The Australian Music Prize, or The AMP, is looking at rehauling its rules and guidelines, starting with scrapping the entry fee for artists to enter into consideration for the prize.

The Music, the official online partner of the AMP, reports that prize director Scott Murphy talked of plans to rework the entry system for this year’s award in the hopes that it will encourage a larger number of entrants, with a wider pool of artists and genres, to consider entering into the prize.

Originally formed in 2005, the AMP is considered the equivalent of the UK’s Barclaycard Mercury Music Prize, in that recognises an Australian artist with a cash prize based on the decision of a judging panel charged with selecting the Australian Album of the Year.

The inaugural winner was The Drones, for Wait Long By The River And The Bodies of You Enemies Will Float By in 2005. Other previous prize recipients include Augie March (for Moo, You Bloody Choir in 2006), Lisa Mitchell (for Wonder in 2009) and The Jezabels, who took home $30,000 donated by the Phonographic Performance Company of Australia Limited (PPCA).

Last year’s awards ceremony was also the first in which the public could attend the announcement of the AMP winner. Held in March last year, at Sydney’s iconic music venue, The Basement (which has just been put up for public sale) the event was made open to the public, keynote speaker, industry professionals and, of course, the AMP nominees.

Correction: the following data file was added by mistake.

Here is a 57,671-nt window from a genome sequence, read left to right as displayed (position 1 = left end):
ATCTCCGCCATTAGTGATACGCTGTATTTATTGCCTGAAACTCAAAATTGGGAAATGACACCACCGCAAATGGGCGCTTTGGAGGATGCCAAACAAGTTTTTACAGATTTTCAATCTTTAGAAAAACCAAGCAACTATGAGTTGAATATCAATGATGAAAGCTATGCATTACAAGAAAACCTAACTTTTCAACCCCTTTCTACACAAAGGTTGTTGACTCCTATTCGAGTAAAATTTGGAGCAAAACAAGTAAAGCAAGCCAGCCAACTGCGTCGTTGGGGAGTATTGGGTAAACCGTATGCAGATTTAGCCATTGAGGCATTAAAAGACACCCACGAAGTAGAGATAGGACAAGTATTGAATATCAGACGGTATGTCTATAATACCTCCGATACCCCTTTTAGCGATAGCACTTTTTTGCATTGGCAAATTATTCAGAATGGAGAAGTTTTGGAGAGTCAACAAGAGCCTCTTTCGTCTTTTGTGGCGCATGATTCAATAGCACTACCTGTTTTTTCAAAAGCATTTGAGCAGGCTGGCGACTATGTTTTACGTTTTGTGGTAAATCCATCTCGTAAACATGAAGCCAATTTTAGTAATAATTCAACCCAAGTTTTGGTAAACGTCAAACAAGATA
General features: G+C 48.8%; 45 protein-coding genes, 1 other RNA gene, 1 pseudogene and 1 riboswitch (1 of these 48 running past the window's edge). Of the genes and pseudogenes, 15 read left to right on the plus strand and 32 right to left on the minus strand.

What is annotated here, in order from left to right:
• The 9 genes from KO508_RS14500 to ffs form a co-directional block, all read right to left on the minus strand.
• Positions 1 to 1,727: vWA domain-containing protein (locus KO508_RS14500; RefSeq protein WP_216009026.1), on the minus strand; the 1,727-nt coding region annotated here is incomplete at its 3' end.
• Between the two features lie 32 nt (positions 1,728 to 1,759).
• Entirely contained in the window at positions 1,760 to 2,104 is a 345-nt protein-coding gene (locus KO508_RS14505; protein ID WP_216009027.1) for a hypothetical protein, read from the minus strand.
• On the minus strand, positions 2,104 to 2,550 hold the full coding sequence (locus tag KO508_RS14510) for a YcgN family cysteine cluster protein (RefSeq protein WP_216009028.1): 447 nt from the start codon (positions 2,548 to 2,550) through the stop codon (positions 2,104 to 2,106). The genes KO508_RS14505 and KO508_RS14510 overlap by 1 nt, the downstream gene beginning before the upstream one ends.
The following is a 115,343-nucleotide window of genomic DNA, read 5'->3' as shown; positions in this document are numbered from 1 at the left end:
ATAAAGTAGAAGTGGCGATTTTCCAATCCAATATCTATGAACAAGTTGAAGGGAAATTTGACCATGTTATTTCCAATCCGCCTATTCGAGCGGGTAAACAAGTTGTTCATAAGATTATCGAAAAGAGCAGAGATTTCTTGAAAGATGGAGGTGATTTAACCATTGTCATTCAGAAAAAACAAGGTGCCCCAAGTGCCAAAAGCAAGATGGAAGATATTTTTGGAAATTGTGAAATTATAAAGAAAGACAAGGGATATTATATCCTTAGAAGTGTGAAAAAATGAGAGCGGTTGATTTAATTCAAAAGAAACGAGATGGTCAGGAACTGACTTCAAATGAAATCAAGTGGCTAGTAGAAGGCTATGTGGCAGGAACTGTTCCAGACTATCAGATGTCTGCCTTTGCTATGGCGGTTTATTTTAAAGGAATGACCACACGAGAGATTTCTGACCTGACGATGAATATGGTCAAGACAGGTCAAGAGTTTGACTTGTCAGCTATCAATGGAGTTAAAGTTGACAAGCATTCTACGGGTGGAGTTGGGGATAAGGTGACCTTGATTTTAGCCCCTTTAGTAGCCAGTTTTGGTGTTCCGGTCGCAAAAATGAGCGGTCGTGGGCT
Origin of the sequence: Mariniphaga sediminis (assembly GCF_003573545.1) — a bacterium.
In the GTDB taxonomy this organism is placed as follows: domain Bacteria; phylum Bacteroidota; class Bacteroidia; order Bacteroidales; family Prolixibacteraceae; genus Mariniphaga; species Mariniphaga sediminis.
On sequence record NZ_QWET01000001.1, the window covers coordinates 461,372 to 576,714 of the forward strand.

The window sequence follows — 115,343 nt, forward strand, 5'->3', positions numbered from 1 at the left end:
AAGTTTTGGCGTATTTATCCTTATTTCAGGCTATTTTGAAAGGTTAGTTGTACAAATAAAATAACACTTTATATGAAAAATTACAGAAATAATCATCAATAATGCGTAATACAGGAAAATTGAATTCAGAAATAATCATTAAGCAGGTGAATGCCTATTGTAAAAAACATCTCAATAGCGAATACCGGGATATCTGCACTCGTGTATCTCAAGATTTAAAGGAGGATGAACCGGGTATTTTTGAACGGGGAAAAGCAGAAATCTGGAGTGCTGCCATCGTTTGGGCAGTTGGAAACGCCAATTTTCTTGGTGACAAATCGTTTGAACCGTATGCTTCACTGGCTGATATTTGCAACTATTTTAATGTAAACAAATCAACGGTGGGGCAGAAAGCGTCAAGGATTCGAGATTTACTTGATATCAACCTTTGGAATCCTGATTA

The changes to this year’s entry guidelines signals a further push to making the music prize as democratic as possible. While Murphy stated that the prize regularly undergoes annual “tweaks”, the changes could be in response to the mild controversy surrounding The Jezabels’ win last year with Prisoner.

The backlash arose from concerns that the prize was bestowed upon a band that had already received widespread attention, was contrary to the independent ideals of the AMP. Even forcing the quartet to issue a statement with their acceptance of the 2010 prize, stating:

“What is clear throughout all the difference of opinion, regarding both the politics of the prize and musical tastes, is that The AMP is made up of people who care a great deal about Australian music and the importance of maintaining the ideals that the prize has come to represent, the encouragement of excellence and quality in Australian albums, regardless of their popularity or success, but to also recognise that those things are not mutually exclusive.”

Along with the new ‘free entry’ policy, Murphy’s ‘tweaks’ also reportedly include an extension to the judging period for this year’s award, later than the typical September/October period. A full announcement of the new entry process is to be delivered next week.